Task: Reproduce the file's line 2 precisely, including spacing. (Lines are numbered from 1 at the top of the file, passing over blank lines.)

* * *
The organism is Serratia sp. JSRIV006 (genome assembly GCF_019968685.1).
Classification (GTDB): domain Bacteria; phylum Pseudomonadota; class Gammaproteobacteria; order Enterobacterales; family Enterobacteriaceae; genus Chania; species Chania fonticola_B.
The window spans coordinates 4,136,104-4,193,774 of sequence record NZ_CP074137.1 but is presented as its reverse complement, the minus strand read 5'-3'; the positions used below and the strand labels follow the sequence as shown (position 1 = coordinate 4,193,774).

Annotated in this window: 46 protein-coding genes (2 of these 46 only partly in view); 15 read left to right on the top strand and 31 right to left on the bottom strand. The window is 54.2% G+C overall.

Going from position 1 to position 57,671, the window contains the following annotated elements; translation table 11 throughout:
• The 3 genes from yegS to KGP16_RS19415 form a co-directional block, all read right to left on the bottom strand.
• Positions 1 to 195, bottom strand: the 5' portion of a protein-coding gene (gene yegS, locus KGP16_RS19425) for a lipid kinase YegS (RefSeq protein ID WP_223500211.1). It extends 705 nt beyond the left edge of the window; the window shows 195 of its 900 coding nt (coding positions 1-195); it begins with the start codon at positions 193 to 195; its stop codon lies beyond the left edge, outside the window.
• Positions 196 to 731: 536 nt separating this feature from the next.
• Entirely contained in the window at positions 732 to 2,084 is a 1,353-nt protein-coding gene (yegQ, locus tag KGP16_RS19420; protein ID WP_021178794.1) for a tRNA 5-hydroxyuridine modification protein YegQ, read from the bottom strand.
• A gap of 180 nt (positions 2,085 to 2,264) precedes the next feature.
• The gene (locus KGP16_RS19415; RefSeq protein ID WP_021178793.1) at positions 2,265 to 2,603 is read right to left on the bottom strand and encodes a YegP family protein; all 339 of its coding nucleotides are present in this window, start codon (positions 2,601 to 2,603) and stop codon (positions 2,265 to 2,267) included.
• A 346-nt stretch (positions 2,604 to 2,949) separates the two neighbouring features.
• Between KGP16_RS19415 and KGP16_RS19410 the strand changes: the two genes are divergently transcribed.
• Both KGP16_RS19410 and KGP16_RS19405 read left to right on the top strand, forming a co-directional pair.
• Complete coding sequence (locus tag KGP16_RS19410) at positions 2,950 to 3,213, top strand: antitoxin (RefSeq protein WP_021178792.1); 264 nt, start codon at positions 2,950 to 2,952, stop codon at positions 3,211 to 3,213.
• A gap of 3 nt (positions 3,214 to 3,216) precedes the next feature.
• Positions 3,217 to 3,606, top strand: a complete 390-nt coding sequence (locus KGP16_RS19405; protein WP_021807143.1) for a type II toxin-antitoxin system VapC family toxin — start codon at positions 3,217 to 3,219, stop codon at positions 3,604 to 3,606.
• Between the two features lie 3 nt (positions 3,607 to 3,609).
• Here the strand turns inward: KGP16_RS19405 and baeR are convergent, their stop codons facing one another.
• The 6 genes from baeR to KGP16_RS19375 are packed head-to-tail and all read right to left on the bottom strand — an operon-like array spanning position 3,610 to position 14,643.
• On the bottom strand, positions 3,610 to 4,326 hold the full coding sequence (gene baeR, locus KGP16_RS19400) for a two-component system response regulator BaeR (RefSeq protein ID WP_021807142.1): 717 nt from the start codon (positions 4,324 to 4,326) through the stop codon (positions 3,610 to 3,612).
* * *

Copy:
Classification (GTDB): domain Bacteria; phylum Pseudomonadota; class Gammaproteobacteria; order Enterobacterales; family Enterobacteriaceae; genus Chania; species Chania fonticola_B.